Anaemia is a condition marked by low-haemoglobin levels and is mostly triggered by iron deficiency triggered by poor nutrition. It can lead to increased morbidity and negative effects on physical well-being including weakness, fatigue, and delayed mental and psychomotor development, as well as a higher risk of maternal morbidity. Anaemia has several consequences for an individual’s productivity. The Global Burden of Diseases (GBD) study found that dietary iron deficiency caused the most disability in India. AnIndiaSpend report found that anaemia cost India Rs 1.5 lakh crore in GDP losses in 2016.

According to the CNNS, 41 per cent of pre-schoolers, 24 per cent of school-age children and 28 per cent of adolescents were anaemic, with the greater prevalence among children below two years of age. Female adolescents had more than twice the prevalence (40 per cent) than that of male adolescents (18 per cent).In the data on anaemia, the prevalence was highest among Scheduled Tribes, followed by that of Scheduled Castes. It was found that anaemia-prevalence reduced as household wealth increased. Madhya Pradesh had the highest prevalence of anaemia (54 per cent) while Nagaland had the lowest (at eight per cent), followed by Kerala at nine per cent.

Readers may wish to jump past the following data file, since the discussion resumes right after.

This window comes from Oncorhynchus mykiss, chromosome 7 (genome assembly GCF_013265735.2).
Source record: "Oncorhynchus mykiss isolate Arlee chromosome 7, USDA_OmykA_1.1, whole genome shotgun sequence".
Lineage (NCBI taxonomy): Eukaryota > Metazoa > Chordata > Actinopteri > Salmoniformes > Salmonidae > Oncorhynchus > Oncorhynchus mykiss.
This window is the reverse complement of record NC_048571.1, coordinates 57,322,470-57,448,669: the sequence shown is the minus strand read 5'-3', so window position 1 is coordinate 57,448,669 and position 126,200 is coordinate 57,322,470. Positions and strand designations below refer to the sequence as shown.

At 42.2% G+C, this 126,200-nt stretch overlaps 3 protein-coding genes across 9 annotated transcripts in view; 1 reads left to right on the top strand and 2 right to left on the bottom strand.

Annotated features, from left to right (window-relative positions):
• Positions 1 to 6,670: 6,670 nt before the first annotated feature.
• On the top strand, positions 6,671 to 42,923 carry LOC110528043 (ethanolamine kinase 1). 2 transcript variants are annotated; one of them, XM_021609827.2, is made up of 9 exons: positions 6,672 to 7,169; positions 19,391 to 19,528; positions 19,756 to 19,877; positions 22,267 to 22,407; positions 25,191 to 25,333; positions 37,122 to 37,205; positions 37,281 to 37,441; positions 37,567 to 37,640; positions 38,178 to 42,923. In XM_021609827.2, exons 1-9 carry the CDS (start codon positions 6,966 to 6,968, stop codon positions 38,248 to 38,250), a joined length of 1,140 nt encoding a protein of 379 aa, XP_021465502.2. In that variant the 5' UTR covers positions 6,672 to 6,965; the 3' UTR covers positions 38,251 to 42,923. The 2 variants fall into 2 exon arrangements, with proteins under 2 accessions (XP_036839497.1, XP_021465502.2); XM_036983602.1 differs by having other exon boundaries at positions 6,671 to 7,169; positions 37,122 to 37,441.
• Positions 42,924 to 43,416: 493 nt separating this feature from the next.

What about deficiencies of vitamins and micronutrients? 

On deficiencies, as per the survey, the prevalence of vitamin A deficiency was 18 per cent among pre­school children, 22 per cent among school­ age children and 16 per cent among adolescents. Vitamin D deficiency was found among 14 per cent of pre­school children, 18 per cent of school­ age children and 24 per cent of adolescents. Nearly one ­fifth of pre­school children (19 per cent), 17 per cent of school ­age children and 32 per cent of adolescents had zinc deficiency. On anaemia, the survey found that forty­ one per cent of pre­schoolers, 24 per cent of school ­age children and 28 per cent of adolescents suffered from it

What does CNNS data on diet and malnutrition in India show?

Diet plays an important part in fending off the onset of anaemia. Only six per cent of children between the age of 6-23 months were fed a minimum acceptable diet. The levels of this correlated with the education of the mother, with ten per cent of children having a minimum acceptable diet whose mothers had 12 or more years of schooling. The CNNS found that 31 per cent, 42 per cent and 53 per cent of mothers of children in the brackets 0-4, 5-9 and 10-19 years, had not attended school. Likewise, less than nine per cent of children aged 6-23 received iron-rich foods.